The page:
Where white clouds pass.

That is the life for me,
The life for me!
A lazy lout?
Thanks to the powers that be.

(IOG, p. 61)

It can be concluded from this that Corrie’s work exploits the dramatic rather than poetic potential of the mine. He also illustrates the peculiar nature of mining: a rural industry where the consolation of the pastoral is never far from the darkness of modernity.

Joe Corrie’s miner is therefore far from the heroism of labour celebrated by the French communists. But his work attracts comparison with francophone contemporary ‘miner’ and ‘minor’ writers. In 1933, in the review Prolétariat, Henri Poulaille, champion of a ‘proletarian literature’ made by the people for the people, cites Joe Corrie alongside the Belgians Jean-Louis Vandermaesen, Louis Gerin and Constant Malva and the Frenchman Jules Mousseron. For Poulaille, these writers who had worked in the subterranean hell they evoke, bring an authenticity that Zola drowned with lyricism in Germinal [4] .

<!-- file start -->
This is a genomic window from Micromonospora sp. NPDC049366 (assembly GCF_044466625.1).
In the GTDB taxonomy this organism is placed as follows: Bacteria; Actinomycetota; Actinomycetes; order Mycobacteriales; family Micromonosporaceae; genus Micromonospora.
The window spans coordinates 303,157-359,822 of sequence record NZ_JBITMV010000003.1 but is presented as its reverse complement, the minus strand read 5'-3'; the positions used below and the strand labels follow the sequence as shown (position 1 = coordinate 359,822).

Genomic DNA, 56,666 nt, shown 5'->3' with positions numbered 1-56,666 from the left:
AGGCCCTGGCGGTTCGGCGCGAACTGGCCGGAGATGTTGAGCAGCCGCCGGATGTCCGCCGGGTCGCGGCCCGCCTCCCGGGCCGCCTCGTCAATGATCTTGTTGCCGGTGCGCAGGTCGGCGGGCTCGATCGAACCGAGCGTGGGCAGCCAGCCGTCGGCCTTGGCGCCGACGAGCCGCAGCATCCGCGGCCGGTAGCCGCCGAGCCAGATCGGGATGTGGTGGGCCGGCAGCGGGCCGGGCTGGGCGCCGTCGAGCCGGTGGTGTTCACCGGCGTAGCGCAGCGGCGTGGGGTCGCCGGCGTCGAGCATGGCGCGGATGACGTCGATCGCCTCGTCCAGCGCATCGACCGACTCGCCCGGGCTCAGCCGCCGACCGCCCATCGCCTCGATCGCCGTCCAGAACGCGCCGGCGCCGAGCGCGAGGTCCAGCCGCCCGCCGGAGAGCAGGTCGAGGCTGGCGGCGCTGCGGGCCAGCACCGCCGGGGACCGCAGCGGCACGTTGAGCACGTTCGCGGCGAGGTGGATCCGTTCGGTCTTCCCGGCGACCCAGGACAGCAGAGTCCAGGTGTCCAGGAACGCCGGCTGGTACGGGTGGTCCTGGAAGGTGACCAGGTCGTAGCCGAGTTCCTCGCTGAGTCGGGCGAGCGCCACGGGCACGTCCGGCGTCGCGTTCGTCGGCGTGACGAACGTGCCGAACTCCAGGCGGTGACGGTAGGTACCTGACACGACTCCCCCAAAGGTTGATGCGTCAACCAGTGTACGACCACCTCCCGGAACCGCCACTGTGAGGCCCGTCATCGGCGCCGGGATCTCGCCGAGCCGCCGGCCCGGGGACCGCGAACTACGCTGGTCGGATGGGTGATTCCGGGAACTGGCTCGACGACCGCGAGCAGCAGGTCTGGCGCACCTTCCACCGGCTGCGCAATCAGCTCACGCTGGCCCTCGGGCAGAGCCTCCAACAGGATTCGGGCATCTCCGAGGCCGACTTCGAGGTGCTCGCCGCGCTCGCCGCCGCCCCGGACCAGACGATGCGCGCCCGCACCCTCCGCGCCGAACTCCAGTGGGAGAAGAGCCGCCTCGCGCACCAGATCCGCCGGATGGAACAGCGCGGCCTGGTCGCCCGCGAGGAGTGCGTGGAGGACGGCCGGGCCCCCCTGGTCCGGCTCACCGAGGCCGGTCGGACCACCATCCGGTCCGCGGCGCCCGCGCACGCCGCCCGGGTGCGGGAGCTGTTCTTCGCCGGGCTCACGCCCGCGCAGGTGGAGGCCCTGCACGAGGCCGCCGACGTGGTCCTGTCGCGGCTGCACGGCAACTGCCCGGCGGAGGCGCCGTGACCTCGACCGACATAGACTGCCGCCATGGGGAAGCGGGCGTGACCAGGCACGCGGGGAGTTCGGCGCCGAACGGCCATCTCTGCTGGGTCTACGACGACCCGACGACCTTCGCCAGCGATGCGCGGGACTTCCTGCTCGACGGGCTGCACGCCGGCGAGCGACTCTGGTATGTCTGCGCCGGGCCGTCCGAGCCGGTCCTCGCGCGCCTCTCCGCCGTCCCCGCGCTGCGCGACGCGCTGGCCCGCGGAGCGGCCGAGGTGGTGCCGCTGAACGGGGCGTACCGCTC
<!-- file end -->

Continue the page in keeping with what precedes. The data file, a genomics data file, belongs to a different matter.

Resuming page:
We will therefore conclude with some possible veins of comparative inquiry that can be hewed further. Jules Mousseron (1868-1943) was born and died in the village of Denain, in the Nord, and worked for a while down the pit at Anzin, which served as the basis for Zola’s Germinal. Mousseron published a dozen collections of poetry, but is best known for his humorous tales of Cafougnette, an anti-hero who always manages to get entangled in misadventures. The very titles of Mousseron’s collections of poetry show a constant attachment to his home region, from Flowers from below (1897) to The Black Ferns (1926) to In Our Coal Mines (1940). Perhaps this real experience of mining, as well as Mousseron’s manipulation of humour, promise similarities and differences between the work of these Scottish and French miners turned writers. There is also the issue of the language chosen by Corrie and Mousseron. Mousseron’s discourse is directed towards the interior of the community, which is marked above all by his linguistic choice of rouchi, a Valenciennes version of Picard patois. Mousseron as poet has no intention of breaking out of this circle and aims essentially to strengthen the ties that bind this community by celebrating common values or moments. His main technique is creating complicity, a shared consensus, which explains why the residual use of his work today is soaked in nostalgia. This can be contrasted with the linguistic variety of Corrie, which shows him both as standard-bearer of a mining community and as ambitious writer aiming for a Britain-wide audience. Corrie’s relative failure contrasts with Mousseron’s peculiar success: the Picard diseur (story-teller) will work down the pits until 1926, retiring at the age of 58, but also receives the prestigious Palmes academiques in 1904, then is made chevalier de la Legion d’honneur in 1936, year of the triumph of the Popular Front.